Being able to riff on small, everyday things that most people don’t even notice is part of being a good comedian. Speaking of which, who’s your all-time favorite comedian?

My favorite comedian is definitely Russell Peters. I want to emulate his work, since he also gears toward an immigrant and first-generation-born audience. He makes great jokes about growing up in an Indian home and many non-Americans can relate to his material. He’ll mimic a conversation that he has with his parents. He’ll say things like “Dad, I’m not feeling well,” and the dad will overreact and say “Oh my goodness. You have fever! We must take you to the hospital!” Russian parents can also be just like that, and I love how this humor connects all kinds of immigrants together. Watching someone like Peters motivates me to get into stand-up as well, though it’s obviously a different monster than directing and acting.

Do you specifically aim your comedy to a Russian-Jewish audience, or to the broader Russian community?

I try not to make specific Russian-Jewish jokes because I think that everyone in the Russian community should be able to relate to my material. I have many non-Jewish friends and I want everybody in the Russian community to find my vines enjoyable. But, okay, maybe there’s just one Yiddish phrase that I use in my videos: “Kishin tuchus!” (“Kiss my butt!”) My mom and grandma always say that to me when I want something but can’t have it. “You want so-and-so? Kishin tuchus!”

You recently led a Birthright trip and will be going again this winter. How did you get involved with the organization? How do you view your Jewish identity?

I first went on Birthright two years ago and had a blast. I even made a Baba Fira video during the trip and got my fellow Birthrighters to be in it! After that initial trip, I really wanted to go on Birthright again as a leader of the group. I even became a prime advertiser for the EzraUSA subdivision of Birthright, which attracts many young Russian Jews. I ended up recruiting 275 applicants to the program.

And after I got involved with Birthright, many other organizations targeting young Jews—like Hillel campuses in New York—heard about me and asked me to perform Baba Fira skits at their events. I now volunteer for young Jewish organizations like Ezra USA. The Jewish community in New York is a very generous one and I strongly believe in giving back. I also believe in maintaining my Jewish identity and having a Jewish wife! We’re a small breed and we need to keep strong.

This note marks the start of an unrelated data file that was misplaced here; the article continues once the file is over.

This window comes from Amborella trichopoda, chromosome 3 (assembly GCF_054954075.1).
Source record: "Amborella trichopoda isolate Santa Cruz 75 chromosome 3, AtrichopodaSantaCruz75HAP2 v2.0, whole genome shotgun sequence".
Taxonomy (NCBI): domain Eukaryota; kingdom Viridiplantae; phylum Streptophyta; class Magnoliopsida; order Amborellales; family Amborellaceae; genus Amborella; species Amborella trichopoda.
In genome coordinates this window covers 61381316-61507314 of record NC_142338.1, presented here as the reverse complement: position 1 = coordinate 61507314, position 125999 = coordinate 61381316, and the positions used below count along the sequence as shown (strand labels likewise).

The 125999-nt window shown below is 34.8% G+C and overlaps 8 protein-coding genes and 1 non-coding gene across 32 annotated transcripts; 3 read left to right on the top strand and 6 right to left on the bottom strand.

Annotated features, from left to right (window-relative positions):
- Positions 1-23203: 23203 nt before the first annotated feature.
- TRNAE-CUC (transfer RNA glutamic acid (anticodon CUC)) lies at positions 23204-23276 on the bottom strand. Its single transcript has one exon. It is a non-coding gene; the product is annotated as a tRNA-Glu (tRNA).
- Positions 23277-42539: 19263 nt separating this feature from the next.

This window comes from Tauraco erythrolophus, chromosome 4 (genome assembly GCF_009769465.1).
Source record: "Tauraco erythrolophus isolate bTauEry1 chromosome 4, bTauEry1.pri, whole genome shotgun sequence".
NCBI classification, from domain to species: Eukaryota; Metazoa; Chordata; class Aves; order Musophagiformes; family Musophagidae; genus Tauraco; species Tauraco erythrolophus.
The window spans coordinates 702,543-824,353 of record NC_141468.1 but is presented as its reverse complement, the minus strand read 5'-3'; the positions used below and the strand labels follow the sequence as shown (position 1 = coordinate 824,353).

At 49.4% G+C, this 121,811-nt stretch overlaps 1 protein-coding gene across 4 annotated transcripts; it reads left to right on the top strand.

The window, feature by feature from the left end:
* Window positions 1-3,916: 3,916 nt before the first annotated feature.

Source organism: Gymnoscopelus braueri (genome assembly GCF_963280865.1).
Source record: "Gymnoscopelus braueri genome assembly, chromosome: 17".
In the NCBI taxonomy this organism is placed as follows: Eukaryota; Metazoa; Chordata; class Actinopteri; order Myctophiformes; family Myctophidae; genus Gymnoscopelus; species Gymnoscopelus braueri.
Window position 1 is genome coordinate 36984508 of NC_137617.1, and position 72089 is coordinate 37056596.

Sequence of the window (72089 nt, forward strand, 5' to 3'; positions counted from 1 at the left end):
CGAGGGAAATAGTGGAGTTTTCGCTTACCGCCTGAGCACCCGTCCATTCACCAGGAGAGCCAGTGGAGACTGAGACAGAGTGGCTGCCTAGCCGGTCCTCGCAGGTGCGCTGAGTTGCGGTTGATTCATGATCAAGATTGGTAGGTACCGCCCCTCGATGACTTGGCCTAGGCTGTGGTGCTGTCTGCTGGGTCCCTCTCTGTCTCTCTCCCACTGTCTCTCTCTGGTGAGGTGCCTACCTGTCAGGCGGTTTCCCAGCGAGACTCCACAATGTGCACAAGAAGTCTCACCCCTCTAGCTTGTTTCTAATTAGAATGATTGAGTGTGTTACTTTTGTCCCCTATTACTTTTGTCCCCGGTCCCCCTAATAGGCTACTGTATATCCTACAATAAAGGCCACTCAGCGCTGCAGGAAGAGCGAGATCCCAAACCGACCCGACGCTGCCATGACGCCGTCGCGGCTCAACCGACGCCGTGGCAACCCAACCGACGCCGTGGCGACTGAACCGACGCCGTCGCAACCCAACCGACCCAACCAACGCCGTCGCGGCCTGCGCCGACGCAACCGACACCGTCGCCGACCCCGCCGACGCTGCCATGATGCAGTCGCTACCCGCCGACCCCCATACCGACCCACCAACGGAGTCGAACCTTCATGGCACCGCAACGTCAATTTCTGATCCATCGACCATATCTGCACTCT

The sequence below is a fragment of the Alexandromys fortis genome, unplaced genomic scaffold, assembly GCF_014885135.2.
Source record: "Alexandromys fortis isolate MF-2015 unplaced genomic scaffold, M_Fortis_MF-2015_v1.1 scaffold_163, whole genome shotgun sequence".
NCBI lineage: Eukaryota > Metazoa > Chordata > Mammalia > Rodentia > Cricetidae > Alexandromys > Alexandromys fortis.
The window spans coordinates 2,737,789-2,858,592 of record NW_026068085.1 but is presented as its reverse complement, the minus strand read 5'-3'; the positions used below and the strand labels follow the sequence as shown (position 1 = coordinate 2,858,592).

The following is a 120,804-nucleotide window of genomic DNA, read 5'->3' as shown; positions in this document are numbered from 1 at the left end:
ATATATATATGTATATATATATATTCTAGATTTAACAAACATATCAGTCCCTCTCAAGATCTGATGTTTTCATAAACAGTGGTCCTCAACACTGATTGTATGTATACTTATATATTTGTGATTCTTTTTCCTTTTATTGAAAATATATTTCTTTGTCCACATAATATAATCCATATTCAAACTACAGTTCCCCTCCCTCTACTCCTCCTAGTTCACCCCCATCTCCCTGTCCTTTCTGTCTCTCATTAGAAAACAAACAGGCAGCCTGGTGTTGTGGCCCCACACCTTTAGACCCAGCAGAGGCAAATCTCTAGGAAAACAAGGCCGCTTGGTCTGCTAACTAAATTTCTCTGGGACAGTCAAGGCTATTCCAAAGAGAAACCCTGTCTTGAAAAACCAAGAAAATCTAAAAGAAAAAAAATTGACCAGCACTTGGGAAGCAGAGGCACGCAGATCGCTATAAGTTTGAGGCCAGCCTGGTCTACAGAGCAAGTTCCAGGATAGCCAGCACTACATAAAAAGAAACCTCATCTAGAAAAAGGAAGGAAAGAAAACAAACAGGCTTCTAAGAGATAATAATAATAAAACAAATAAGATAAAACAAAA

What’s next for Baba Fira?

The next video project is going to be like a “Russian Cooking for Dummies.” In this weekly YouTube series, Baba Fira will show everyone how to cook Russian food. I love to cook and learned a lot from my own grandmother. So, I’m excited that this series will be both educational and entertaining, and also hopefully expand to an American audience as well. Stay tuned and learn how to make really good borscht!

But, other than that, Baba Fira’s biggest future project involves making a movie. The premise is Baba Fira traveling with her grandson Joseph across America, as they get into lots of hijinks. I met up with some writers at Comedy Central to discuss it. There’s definitely potential to make Baba Fira bigger and reach a wider audience.

I know we spoke a lot about the fictional “Baba Fira,” but what is it like having a real Russian Jewish grandma?

My grandmother is very cool. She was a medical surgeon in Ukraine. And she also, of course, makes great and abundant food. I love when she makes kakleitki—Russian style hamburgers.  But she’s also on my case a lot and will ask the same questions about my personal life multiple times. And she’ll be blunt with her opinions. While this tests my patience, it has also helped me to become a better person in general. My grandmother’s tough love has definitely prepared me for the rest of the world’s criticism. Now, thanks to my Babushka, general criticism doesn’t really bother me. And I’m starting to cherish my grandparents more than ever because I know that they won’t always be around. While they’re still here, I’m asking them as many questions about their past as I possibly can. I listen to all their incredible, miraculous life stories and even plan to eventually make a documentary about them. Aside from the lighthearted and funny aspect of my Baba Fira videos, I hope that that they’ll also encourage my generation of Russian-Americans to become more aware of their roots and appreciate the very wonderful craziness of having babushkas and dedushkas (grandfathers) around.

To meet Baba Fira in person, check out the Annual Brighton Beach Jubilee Festival on Sunday, August 24.

Rebecca Mordechai is a graduate student in English Literature and a freelance writer living in Brooklyn.

(Images supplied by Gary Spielberg.)

Related: Gary Shteyngart On Surviving Solomon Schechter, Soviet Pain, And Botched Circumcisions